Swiss workers aged 55 and older are less likely to be unemployed in Switzerland than in many other countries. Still, the Organisation for Economic Co-operation and Development (OECD) says Switzerland could do more to combat discrimination against older workers.This content was published on October 23, 2014 - 12:07
Such discrimination represents “the biggest gap to fill” for Switzerland, the OECD said in a report issued on Thursday.
The organisation added that employers needed to do a better job of managing aging employees, encouraging ongoing professional development and basing salaries on productivity instead of on the number of years served in the company.
However, Swiss authorities also have a role to play in improving the outlook for older workers, according to the OECD. The organisation recommended that they involve businesses in the “initiative to combat the shortage of qualified personnel” launched in 2011 by Economics Minister Johann Schneider-Ammann. That initiative encourages taking advantage of indigenous labour market potential.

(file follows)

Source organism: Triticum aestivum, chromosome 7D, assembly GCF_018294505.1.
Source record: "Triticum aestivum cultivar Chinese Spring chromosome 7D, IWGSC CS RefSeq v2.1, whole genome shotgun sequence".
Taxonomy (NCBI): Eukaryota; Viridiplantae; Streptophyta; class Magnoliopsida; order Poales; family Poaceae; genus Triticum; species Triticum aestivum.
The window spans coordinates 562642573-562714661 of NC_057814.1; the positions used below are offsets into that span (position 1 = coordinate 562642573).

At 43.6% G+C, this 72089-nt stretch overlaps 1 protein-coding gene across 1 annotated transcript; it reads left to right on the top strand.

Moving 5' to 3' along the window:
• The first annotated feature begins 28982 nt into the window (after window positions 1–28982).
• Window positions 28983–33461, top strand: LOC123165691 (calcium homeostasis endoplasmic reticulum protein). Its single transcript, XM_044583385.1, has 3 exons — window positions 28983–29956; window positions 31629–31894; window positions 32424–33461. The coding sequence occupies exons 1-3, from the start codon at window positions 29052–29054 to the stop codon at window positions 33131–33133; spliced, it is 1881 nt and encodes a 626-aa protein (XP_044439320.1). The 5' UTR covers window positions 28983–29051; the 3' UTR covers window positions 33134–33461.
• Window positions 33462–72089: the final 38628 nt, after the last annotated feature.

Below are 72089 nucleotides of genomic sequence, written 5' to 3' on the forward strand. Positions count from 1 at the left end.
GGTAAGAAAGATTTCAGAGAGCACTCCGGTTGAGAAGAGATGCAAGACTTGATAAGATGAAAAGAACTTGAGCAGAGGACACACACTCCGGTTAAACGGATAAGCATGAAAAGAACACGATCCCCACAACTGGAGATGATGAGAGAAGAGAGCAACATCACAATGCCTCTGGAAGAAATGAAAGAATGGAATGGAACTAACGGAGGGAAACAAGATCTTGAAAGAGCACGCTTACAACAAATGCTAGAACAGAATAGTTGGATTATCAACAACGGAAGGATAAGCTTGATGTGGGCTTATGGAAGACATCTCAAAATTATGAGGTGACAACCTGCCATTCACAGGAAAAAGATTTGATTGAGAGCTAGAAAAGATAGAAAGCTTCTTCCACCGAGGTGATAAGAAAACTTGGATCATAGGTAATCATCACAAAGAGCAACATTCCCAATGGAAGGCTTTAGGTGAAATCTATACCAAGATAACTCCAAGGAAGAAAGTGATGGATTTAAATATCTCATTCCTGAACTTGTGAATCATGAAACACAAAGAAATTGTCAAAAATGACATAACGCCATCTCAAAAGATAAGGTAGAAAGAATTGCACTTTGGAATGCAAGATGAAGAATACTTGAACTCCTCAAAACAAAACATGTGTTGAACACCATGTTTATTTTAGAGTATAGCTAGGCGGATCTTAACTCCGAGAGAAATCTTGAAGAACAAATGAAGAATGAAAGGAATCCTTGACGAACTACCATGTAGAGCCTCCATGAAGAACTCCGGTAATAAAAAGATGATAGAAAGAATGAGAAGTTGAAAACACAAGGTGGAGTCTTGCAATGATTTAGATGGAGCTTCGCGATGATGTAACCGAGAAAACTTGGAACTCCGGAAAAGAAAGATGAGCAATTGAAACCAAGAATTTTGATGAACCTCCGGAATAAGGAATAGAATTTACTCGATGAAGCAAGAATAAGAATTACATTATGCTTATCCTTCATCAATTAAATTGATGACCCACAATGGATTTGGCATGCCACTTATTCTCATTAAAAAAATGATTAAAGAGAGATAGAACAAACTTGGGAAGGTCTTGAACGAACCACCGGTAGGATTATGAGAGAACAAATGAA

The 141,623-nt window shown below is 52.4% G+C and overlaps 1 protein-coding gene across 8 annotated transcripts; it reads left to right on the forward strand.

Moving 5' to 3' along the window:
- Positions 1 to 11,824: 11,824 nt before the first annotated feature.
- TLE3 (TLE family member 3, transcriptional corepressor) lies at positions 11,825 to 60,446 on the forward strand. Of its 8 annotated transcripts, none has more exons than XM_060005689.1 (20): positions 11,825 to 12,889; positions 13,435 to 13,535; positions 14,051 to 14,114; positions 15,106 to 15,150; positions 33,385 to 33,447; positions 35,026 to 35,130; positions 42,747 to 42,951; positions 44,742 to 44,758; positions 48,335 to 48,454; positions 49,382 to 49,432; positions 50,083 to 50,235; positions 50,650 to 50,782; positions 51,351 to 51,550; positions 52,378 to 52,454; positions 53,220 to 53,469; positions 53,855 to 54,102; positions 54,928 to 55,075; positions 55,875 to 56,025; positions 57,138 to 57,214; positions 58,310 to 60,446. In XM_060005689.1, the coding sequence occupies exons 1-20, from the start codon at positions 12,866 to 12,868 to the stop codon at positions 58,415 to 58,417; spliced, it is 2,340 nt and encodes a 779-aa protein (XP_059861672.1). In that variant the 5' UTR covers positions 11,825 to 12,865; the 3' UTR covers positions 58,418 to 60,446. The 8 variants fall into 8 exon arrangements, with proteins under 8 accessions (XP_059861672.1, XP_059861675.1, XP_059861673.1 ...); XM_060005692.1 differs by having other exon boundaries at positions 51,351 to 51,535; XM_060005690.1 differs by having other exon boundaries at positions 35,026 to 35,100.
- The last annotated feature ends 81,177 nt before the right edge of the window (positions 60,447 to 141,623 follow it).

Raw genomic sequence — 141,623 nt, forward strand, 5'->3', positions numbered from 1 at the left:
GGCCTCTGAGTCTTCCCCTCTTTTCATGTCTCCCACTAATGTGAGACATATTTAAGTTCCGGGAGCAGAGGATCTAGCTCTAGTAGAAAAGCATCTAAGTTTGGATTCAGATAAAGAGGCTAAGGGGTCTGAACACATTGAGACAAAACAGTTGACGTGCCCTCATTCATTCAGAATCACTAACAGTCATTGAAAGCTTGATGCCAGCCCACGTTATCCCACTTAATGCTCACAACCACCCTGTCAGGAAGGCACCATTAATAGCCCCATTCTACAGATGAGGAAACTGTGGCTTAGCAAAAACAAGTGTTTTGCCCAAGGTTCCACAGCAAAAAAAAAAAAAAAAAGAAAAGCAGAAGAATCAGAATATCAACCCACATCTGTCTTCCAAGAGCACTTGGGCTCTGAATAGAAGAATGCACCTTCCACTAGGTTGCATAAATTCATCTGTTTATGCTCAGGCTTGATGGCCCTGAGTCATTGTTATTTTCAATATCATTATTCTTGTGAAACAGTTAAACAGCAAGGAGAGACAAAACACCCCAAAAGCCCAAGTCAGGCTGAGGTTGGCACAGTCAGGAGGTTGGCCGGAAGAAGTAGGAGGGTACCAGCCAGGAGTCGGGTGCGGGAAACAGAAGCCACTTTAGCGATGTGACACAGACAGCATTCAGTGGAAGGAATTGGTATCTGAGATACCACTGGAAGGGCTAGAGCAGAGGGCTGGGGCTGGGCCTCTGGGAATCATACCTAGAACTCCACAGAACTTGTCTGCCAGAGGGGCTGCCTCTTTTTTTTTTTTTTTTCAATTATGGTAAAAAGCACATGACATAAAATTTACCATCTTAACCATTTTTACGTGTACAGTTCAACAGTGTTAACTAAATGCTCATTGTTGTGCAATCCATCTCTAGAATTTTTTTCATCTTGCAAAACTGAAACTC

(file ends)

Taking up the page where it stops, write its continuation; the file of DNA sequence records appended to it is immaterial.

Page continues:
The OECD also found that Switzerland wouldn’t be able to remedy discrimination against older workers without an overall strategy focusing on three areas: incentives to work longer, removing barriers to the recruitment of employees over 55 and improving their employability.
Still, the organisation said, Switzerland has made progress in the last decade and that momentum could be continued by implementing cabinet’s recommendations for retirement reform. Under the plan, the retirement age for women would be raised by one year to match that of men: 65. Early retirement will not be possible before 62; today it is 58.
As of 2012, 70.5% of people aged 55 to 64 in Switzerland were employed, placing Switzerland in fifth place in this category among OECD member countries.
Work life balance
A separate studyExternal link, published by the Federal Statistics Office on Thursday, found that only a minority of working women are willing to work longer hours if there were more childcare facilities.
About one in three mothers and one in five women caring for elderly people said they would re-consider their working hours.
The percentage among men is even lower.
There are about 1.9 million people in Switzerland who have regular care responsibilities according to the report. Most of them have a gainful employment.
Some 350,000 said the responsibility limits their professional activities.
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